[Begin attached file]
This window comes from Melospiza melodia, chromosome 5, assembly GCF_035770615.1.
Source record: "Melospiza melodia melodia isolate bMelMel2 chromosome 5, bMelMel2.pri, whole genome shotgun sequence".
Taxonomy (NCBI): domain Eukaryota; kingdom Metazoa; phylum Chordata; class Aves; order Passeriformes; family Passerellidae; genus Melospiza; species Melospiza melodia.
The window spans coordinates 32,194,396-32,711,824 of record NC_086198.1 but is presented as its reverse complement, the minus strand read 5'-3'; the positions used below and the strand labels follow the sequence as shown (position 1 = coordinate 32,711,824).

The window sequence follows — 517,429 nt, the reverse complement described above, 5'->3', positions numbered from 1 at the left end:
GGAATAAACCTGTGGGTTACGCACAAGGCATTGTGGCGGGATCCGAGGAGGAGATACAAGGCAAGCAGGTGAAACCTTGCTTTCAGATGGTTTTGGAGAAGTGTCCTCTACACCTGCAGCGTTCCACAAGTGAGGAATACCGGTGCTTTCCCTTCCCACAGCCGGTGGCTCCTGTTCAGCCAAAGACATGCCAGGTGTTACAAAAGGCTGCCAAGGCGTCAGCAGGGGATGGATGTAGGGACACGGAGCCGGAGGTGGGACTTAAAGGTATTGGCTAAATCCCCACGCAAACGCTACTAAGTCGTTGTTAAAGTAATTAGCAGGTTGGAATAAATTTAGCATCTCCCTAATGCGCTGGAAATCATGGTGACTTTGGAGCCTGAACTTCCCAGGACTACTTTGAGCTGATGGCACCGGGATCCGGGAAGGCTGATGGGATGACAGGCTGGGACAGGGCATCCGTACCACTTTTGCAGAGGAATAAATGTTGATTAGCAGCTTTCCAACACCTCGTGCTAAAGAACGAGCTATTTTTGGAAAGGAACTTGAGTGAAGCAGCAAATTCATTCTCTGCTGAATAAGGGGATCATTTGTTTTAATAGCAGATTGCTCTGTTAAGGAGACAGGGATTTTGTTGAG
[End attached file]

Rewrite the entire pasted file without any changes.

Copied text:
This window comes from Melospiza melodia, chromosome 5, assembly GCF_035770615.1.
Source record: "Melospiza melodia melodia isolate bMelMel2 chromosome 5, bMelMel2.pri, whole genome shotgun sequence".
Taxonomy (NCBI): domain Eukaryota; kingdom Metazoa; phylum Chordata; class Aves; order Passeriformes; family Passerellidae; genus Melospiza; species Melospiza melodia.
The window spans coordinates 32,194,396-32,711,824 of record NC_086198.1 but is presented as its reverse complement, the minus strand read 5'-3'; the positions used below and the strand labels follow the sequence as shown (position 1 = coordinate 32,711,824).

The window sequence follows — 517,429 nt, the reverse complement described above, 5'->3', positions numbered from 1 at the left end:
GGAATAAACCTGTGGGTTACGCACAAGGCATTGTGGCGGGATCCGAGGAGGAGATACAAGGCAAGCAGGTGAAACCTTGCTTTCAGATGGTTTTGGAGAAGTGTCCTCTACACCTGCAGCGTTCCACAAGTGAGGAATACCGGTGCTTTCCCTTCCCACAGCCGGTGGCTCCTGTTCAGCCAAAGACATGCCAGGTGTTACAAAAGGCTGCCAAGGCGTCAGCAGGGGATGGATGTAGGGACACGGAGCCGGAGGTGGGACTTAAAGGTATTGGCTAAATCCCCACGCAAACGCTACTAAGTCGTTGTTAAAGTAATTAGCAGGTTGGAATAAATTTAGCATCTCCCTAATGCGCTGGAAATCATGGTGACTTTGGAGCCTGAACTTCCCAGGACTACTTTGAGCTGATGGCACCGGGATCCGGGAAGGCTGATGGGATGACAGGCTGGGACAGGGCATCCGTACCACTTTTGCAGAGGAATAAATGTTGATTAGCAGCTTTCCAACACCTCGTGCTAAAGAACGAGCTATTTTTGGAAAGGAACTTGAGTGAAGCAGCAAATTCATTCTCTGCTGAATAAGGGGATCATTTGTTTTAATAGCAGATTGCTCTGTTAAGGAGACAGGGATTTTGTTGAG